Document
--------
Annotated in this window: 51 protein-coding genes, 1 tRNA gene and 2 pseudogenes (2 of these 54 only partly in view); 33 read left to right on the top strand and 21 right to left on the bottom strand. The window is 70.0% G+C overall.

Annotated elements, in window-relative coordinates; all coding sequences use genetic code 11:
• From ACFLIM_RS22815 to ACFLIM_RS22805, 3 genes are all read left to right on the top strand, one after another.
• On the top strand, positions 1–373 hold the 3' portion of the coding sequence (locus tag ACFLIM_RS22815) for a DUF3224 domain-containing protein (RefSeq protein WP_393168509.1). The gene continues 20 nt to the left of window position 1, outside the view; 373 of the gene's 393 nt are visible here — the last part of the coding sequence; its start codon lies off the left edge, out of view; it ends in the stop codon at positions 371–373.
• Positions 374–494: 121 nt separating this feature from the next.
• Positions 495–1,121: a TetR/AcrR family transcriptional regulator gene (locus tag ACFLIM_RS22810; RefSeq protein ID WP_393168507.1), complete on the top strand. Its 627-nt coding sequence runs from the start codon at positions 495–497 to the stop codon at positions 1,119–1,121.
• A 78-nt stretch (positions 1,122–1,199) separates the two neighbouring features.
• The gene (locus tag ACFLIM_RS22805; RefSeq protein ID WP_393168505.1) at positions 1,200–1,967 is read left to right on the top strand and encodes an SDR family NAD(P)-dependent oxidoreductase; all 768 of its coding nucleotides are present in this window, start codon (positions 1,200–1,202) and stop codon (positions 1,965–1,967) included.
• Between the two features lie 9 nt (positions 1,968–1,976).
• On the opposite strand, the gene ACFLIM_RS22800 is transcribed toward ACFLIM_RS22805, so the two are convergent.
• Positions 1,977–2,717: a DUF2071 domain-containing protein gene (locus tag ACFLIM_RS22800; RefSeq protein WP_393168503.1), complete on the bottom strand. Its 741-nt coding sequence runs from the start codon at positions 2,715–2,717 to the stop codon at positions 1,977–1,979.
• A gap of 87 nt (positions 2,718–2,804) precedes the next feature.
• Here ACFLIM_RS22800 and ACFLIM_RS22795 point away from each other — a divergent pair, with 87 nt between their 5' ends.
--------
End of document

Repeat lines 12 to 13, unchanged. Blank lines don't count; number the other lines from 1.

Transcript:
• A gap of 87 nt (positions 2,718–2,804) precedes the next feature.
• Here ACFLIM_RS22800 and ACFLIM_RS22795 point away from each other — a divergent pair, with 87 nt between their 5' ends.